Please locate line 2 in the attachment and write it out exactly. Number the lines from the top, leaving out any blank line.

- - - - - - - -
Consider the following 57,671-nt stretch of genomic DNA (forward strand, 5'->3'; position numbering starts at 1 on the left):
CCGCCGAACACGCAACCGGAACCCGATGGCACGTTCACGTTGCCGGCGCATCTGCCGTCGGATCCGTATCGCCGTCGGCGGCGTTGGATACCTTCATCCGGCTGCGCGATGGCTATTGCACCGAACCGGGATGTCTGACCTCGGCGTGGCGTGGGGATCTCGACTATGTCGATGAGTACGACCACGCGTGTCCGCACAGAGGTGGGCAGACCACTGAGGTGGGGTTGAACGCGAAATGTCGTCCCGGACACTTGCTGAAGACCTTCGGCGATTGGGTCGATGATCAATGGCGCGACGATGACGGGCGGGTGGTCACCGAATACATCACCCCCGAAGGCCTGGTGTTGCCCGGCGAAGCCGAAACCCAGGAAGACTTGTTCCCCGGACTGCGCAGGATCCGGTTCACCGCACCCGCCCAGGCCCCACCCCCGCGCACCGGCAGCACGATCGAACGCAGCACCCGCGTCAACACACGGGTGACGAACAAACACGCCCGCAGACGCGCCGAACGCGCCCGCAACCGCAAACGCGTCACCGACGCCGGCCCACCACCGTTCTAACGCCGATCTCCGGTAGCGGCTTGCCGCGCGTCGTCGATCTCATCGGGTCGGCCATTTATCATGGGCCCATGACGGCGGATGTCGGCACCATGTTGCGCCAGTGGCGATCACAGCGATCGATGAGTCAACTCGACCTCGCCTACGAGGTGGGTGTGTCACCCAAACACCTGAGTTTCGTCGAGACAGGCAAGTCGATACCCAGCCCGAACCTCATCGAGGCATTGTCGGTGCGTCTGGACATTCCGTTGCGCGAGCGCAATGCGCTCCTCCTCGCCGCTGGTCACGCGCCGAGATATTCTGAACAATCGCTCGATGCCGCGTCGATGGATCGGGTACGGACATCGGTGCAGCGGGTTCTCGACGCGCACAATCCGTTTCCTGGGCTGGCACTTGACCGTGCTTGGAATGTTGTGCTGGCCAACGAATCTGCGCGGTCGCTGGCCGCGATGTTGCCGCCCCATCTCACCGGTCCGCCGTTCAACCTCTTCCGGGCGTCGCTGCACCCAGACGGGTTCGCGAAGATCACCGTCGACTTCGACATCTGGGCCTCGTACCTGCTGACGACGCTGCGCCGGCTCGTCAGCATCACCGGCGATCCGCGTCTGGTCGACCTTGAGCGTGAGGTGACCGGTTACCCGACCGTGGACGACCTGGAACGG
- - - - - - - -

CCGCCGAACACGCAACCGGAACCCGATGGCACGTTCACGTTGCCGGCGCATCTGCCGTCGGATCCGTATCGCCGTCGGCGGCGTTGGATACCTTCATCCGGCTGCGCGATGGCTATTGCACCGAACCGGGATGTCTGACCTCGGCGTGGCGTGGGGATCTCGACTATGTCGATGAGTACGACCACGCGTGTCCGCACAGAGGTGGGCAGACCACTGAGGTGGGGTTGAACGCGAAATGTCGTCCCGGACACTTGCTGAAGACCTTCGGCGATTGGGTCGATGATCAATGGCGCGACGATGACGGGCGGGTGGTCACCGAATACATCACCCCCGAAGGCCTGGTGTTGCCCGGCGAAGCCGAAACCCAGGAAGACTTGTTCCCCGGACTGCGCAGGATCCGGTTCACCGCACCCGCCCAGGCCCCACCCCCGCGCACCGGCAGCACGATCGAACGCAGCACCCGCGTCAACACACGGGTGACGAACAAACACGCCCGCAGACGCGCCGAACGCGCCCGCAACCGCAAACGCGTCACCGACGCCGGCCCACCACCGTTCTAACGCCGATCTCCGGTAGCGGCTTGCCGCGCGTCGTCGATCTCATCGGGTCGGCCATTTATCATGGGCCCATGACGGCGGATGTCGGCACCATGTTGCGCCAGTGGCGATCACAGCGATCGATGAGTCAACTCGACCTCGCCTACGAGGTGGGTGTGTCACCCAAACACCTGAGTTTCGTCGAGACAGGCAAGTCGATACCCAGCCCGAACCTCATCGAGGCATTGTCGGTGCGTCTGGACATTCCGTTGCGCGAGCGCAATGCGCTCCTCCTCGCCGCTGGTCACGCGCCGAGATATTCTGAACAATCGCTCGATGCCGCGTCGATGGATCGGGTACGGACATCGGTGCAGCGGGTTCTCGACGCGCACAATCCGTTTCCTGGGCTGGCACTTGACCGTGCTTGGAATGTTGTGCTGGCCAACGAATCTGCGCGGTCGCTGGCCGCGATGTTGCCGCCCCATCTCACCGGTCCGCCGTTCAACCTCTTCCGGGCGTCGCTGCACCCAGACGGGTTCGCGAAGATCACCGTCGACTTCGACATCTGGGCCTCGTACCTGCTGACGACGCTGCGCCGGCTCGTCAGCATCACCGGCGATCCGCGTCTGGTCGACCTTGAGCGTGAGGTGACCGGTTACCCGACCGTGGACGACCTGGAACGG